Hollywood cranks out shitty movies so fast, it's difficult for us to keep up. If you'd like to help and you enjoy mocking movies in a needlessly self-limiting format, there just might be a place for you here on the site.
Selecting a Movie
If you'd like to write an Abridged Script, here are some guidelines for what movies you might want to consider:
- Movies must not be already abridged or coming soon
- Any previous contributions are fair game to be re-abridged, but don't steal jokes. Contributions before 2001 are particularly good choices.
- Movies that "fill out" gaps in a franchise are great choices. For example, Bond movies, Star Trek movies, Paranormal Activities, or really any franchise where the site already has a few entries, but not all of them.
- Underrepresented genres are often good choices. The site has a lot of sci-fi and action movies, but not as many dramas or romances.
- Avoid comedies for the most part, they tend to be a lot of "X happens, but it's NOT FUNNY"
- Don't pick controversial movies or movies about controversial issues. Seasoned authors can get away with these because they have a catalog of other scripts, but this script will be your first impression on readers.
Submitting a Script
Here's how the process works:
First, send an e-mail to Rod, The Editing Room proprietor. Make a mention of what movie you'd like to write an Abridged Script for and, if it's a good candidate for inclusion on the site, you'll hear back relatively quickly. It's not a good idea to write a script and THEN ask to do it, the proposal might be rejected and then you wasted a lot of time on the script. Ideally, send a list of movies you'd like to abridge, it's the best way to get a prompt approval. Please note that Authors take priority over first-time Contributors, so if an author randomly decides to abridge the same movie before you're done with your version, you'll need to pick another movie. Recent or popular releases are the most risky.
Next, write your script. Be absolutely certain you read the How to Write an Abridged Script post. It covers general tips, formatting, and a list of the most common reasons scripts are rejected. It's long as hell, but very important.
Then, send the first draft of your script. It's a good idea to do as much revising and fat-trimming as possible BEFORE submitting it, you really want to send the best possible version of your script as your first draft. The more drafts a script goes through, the less likely it is to be accepted. And don't ever send a followup "better" version of the script before hearing back after sending the first draft, it just makes us wonder why you bothered sending the inferior one in the first place. Also be aware that you implicitly agree to allow your script to be published for any reason, and that it (and all other scripts you send) are published under a Creative Commons license.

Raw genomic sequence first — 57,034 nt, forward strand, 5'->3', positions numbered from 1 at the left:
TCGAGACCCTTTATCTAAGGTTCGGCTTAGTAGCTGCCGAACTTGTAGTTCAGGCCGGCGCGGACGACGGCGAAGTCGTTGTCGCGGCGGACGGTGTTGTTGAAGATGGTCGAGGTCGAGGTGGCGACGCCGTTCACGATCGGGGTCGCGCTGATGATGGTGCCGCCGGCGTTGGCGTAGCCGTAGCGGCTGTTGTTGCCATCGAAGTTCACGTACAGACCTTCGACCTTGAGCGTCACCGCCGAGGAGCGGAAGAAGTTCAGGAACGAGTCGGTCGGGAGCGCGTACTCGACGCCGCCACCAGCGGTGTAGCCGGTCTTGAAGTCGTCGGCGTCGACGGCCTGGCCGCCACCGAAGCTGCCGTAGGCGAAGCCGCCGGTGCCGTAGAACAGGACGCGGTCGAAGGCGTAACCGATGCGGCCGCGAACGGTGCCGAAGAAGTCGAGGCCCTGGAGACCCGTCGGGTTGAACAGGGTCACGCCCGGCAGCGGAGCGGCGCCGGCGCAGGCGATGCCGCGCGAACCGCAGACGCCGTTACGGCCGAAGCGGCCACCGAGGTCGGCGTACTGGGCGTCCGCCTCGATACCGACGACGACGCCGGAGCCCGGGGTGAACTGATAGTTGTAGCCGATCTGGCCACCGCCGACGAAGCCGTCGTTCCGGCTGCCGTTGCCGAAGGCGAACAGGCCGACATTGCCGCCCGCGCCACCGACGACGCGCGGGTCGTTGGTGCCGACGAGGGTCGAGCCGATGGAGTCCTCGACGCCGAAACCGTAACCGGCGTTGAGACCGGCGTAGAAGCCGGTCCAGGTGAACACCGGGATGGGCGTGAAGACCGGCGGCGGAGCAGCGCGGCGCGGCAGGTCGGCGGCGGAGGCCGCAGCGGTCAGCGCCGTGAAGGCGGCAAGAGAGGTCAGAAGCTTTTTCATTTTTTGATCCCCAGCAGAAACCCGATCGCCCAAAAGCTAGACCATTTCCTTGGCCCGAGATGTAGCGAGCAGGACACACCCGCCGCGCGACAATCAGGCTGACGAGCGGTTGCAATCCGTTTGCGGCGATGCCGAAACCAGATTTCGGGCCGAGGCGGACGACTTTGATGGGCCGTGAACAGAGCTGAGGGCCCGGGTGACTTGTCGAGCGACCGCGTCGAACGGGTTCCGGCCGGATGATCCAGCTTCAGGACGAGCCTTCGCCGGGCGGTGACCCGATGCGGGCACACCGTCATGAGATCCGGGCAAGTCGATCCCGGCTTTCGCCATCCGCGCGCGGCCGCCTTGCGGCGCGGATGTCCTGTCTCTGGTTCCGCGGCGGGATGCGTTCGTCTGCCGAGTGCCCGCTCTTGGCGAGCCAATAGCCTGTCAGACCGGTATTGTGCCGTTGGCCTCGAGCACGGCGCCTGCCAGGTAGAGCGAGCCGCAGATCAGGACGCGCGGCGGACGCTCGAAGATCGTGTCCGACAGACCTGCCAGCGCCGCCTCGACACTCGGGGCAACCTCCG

At this point you'll either get a polite rejection, an impolite rejection, or a list of suggestions. If you get no response, just be patient, it can take a long time before we can get around to reading a script. That said, if it's been months and you haven't heard back, you can probably take it as an impolite rejection. Please go into this expecting to be rejected and don't take it personally; not everyone is good at this, even people who are huge fans of the site.
Once you've incorporated the suggestions, submit another draft. You might get more suggestions and go back and forth revising the script multiple times. This series of back-and-forths will either end with a polite rejection or publication on the site. Please note that this Contribution is written on spec, meaning you won't be paid for it. The site simply doesn't have enough money to pay first-time contributors.
After your script is published on the site, feedback from visitors will be solicited. At this point we're hoping to see a pretty high average rating as well as positive comments in the discussion on your script. If this script does well, you'll be invited to write another. Your second script you will write without submitting it to anyone for suggestions - you simply write the script with no "training wheels". You can select any released movie you wish that isn't already abridged or listed on the Coming Soon page, and once you've made your draft it's considered reserved (no other authors can grab the same movie). Your second script is published without any feedback, and it's scheduled in the middle of the week right alongside Author scripts. Once again, feedback will be solicited from site visitors. If this script gets good feedback, you'll be invited to become an Author and you'll be paid retroactively for the second script. If this second script doesn't get good feedback, that's likely the end of the road unless you really, really want to try again. Bear in mind though, only the last script that gets you turned into an Author is a paid, and we don't like stringing people along to get free spec scripts out of them.
Please note that you should mostly apply to be an Author because you think it'd be fun. While Authors do get paid for scripts, it's funded entirely by the site's Patrons and divided among all the scripts published that month, it usually works out to be about $30-$35. You likely won't get rich writing Abridged Scripts, though you're welcome to promote any other projects you have.